Kansas was interminably long to Carley, and she went to sleep beforeriding out of it. Next morning she found herself looking out at therough gray and black land of New Mexico. She searched the horizon formountains, but there did not appear to be any. She received a vague,slow-dawning impression that was hard to define. She did not like thecountry, though that was not the impression which eluded her. Bare grayflats, low scrub-fringed hills, bleak cliffs, jumble after jumbleof rocks, and occasionally a long vista down a valley, somehowcompelling--these passed before her gaze until she tired of them. Wherewas the West Glenn had written about? One thing seemed sure, and it wasthat every mile of this crude country brought her nearer to him. Thisrecurring thought gave Carley all the pleasure she had felt so far inthis endless ride. It struck her that England or France could be droppeddown into New Mexico and scarcely noticed.

  By and by the sun grew hot, the train wound slowly and creakinglyupgrade, the car became full of dust, all of which was disagreeable toCarley. She dozed on her pillow for hours, until she was stirred by apassenger crying out, delightedly: "Look! Indians!"

  Carley looked, not without interest. As a child she had read aboutIndians, and memory returned images both colorful and romantic. Fromthe car window she espied dusty flat barrens, low squat mud houses,and queer-looking little people, children naked or extremely raggedand dirty, women in loose garments with flares of red, and men in whiteman's garb, slovenly and motley. All these strange individuals staredapathetically as the train slowly passed.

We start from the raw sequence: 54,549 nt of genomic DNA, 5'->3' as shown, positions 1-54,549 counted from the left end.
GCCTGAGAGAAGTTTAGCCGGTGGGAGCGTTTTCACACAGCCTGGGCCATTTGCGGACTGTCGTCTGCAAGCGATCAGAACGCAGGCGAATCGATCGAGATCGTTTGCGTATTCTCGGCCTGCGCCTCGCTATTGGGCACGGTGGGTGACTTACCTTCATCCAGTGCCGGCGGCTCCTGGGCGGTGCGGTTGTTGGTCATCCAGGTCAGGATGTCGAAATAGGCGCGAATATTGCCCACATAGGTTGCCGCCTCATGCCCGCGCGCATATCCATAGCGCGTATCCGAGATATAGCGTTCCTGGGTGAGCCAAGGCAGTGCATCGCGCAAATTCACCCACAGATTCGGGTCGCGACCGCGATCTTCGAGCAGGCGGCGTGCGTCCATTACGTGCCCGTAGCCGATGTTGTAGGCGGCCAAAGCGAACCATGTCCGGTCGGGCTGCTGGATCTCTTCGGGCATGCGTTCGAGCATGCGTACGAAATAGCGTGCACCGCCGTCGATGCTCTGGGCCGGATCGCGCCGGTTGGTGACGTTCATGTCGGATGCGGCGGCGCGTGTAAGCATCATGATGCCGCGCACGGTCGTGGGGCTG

"Indians," muttered Carley, incredulously. "Well, if they are the noblered people, my illusions are dispelled." She did not look out of thewindow again, not even when the brakeman called out the remarkable nameof Albuquerque.

  Next day Carley's languid attention quickened to the name of Arizona,and to the frowning red walls of rock, and to the vast rolling stretchesof cedar-dotted land. Nevertheless, it affronted her. This was nocountry for people to live in, and so far as she could see it was indeeduninhabited. Her sensations were not, however, limited to sight. Shebecame aware of unfamiliar disturbing little shocks or vibrations inher ear drums, and after that a disagreeable bleeding of the nose. Theporter told her this was owing to the altitude. Thus, one thing andanother kept Carley most of the time away from the window, so that shereally saw very little of the country. From what she had seen she drewthe conviction that she had not missed much. At sunset she deliberatelygazed out to discover what an Arizona sunset was like just a pale yellowflare! She had seen better than that above the Palisades. Not untilreaching Winslow did she realize how near she was to her journey's endand that she would arrive at Flagstaff after dark. She grew conscious ofnervousness. Suppose Flagstaff were like these other queer little towns!